In 1997, on a recommendation from the WHO, he joined Médicins San Frontières to work in Cambodia and Vietnam. He was elected president of the Italian section of MSF in 1999 and travelled to Oslo in the same year to receive the Nobel Peace Prize on behalf of the organisation.

A year later he was recruited by the WHO to be their infectious diseases specialist in Vietnam, Cambodia and Laos, based in Hanoi. He achieved success in reducing the health impact of parasitic flatworms.

Urbani was summoned to Hanoi’s French Hospital following the admission on February 23, 2003 of a 47-year old Chinese-American businessman called Johnny Chen, resident in Shanghai, who had begun to feel unwell with 'flu-like symptoms soon after arriving on a flight from Hong Kong.

He became suspicious that Mr Chen had something different from normal influenza when several hospital workers who had been in contact with him quickly developed similar symptoms, some rapidly becoming seriously ill.

Sadly, the story has a tragic postscript.  After treating a number of sick patients, Urbani left Hanoi on March 11, bound for a conference in Bangkok, Thailand, where he was to give a talk on the subject of childhood parasites.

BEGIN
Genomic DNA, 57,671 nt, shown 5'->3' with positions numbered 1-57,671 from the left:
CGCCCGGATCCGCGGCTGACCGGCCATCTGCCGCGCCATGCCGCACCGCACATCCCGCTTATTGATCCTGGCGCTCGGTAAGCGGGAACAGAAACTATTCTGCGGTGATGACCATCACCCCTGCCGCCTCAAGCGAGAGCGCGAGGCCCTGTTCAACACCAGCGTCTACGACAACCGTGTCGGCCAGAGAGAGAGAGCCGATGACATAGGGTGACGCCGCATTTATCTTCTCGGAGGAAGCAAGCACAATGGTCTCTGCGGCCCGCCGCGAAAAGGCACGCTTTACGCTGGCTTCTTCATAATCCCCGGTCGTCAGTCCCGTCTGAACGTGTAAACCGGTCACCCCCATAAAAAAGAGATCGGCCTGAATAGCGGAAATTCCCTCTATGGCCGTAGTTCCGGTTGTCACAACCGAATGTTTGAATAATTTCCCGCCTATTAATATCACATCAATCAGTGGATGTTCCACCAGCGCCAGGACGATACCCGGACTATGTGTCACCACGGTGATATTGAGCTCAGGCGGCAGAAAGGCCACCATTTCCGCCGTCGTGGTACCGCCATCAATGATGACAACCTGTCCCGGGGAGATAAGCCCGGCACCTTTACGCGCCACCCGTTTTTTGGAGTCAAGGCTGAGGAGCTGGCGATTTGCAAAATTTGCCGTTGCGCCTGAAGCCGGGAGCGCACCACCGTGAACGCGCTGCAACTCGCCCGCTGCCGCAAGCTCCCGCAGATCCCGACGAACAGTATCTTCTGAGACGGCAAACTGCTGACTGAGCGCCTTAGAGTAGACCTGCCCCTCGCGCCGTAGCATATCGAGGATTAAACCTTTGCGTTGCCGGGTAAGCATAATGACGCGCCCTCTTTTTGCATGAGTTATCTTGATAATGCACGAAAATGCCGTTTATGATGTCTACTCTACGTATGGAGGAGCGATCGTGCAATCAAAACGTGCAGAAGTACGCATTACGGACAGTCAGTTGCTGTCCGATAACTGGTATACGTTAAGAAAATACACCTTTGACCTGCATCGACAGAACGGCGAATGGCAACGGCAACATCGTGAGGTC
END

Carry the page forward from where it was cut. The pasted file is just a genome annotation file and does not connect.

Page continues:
During the flight he became feverish. He realised straightaway what had happened and when he arrived at the airport in Bangkok told a colleague sent to meet him that he should call an ambulance immediately and inform the operator that he had almost certainly contracted the SARS virus.  While they awaited the ambulance, Urbani insisted his to his colleague that he was to allow no one within eight feet of him.

Urbani was in intensive care for 18 days but died on March 29, having ultimately suffered a heart attack.  He was only 46 and left behind a wife and three children.

The Arena Sferisterio in Macerata
The Arena Sferisterio in Macerata
Travel tip:

The walled city of Macerata in Marche, where Carlo Urbani worked in the local hospital, is a charming historic city of cobbled streets perched on a hill between the Potenza and Chienti rivers.  At the heart of the city, in the pretty Piazza della Libertà, is the Loggia dei Mercanti with its two-tier arcades, dating from the Renaissance. Macerata’s university is among the oldest it Italy, established in 1290.  Each July and August the city hosts the Sferisterio Opera Festival, which is held in the 2,500 seat open-air Arena Sferisterio, a huge neoclassical arena built in the 1820s.

The Arch of Trajan still stands guard over Ancona's harbour
The Arch of Trajan still stands guard over Ancona's harbour
Travel tip:

The coastal city of Ancona, where Urbani attended university, is a bustling port with a population of almost 102,000. Although the area around the port has an industrial feel, there are some notable beaches nearby and a good deal of history in the older part of the city, bearing witness to its Greek and Roman past. The 18m-high Arch of Trajan, built in honour of the emperor who built the city’s harbour, is regarded as one of the finest Roman monuments in the Marche region. Urbani may have been inspired to follow his chosen direction in life by the presence in Ancona’s harbour of the Lazzaretto, the pentagonal building constructed on an artificial island in the 18th century as a quarantine station designed to protect Ancona from diseases carried by infected travellers.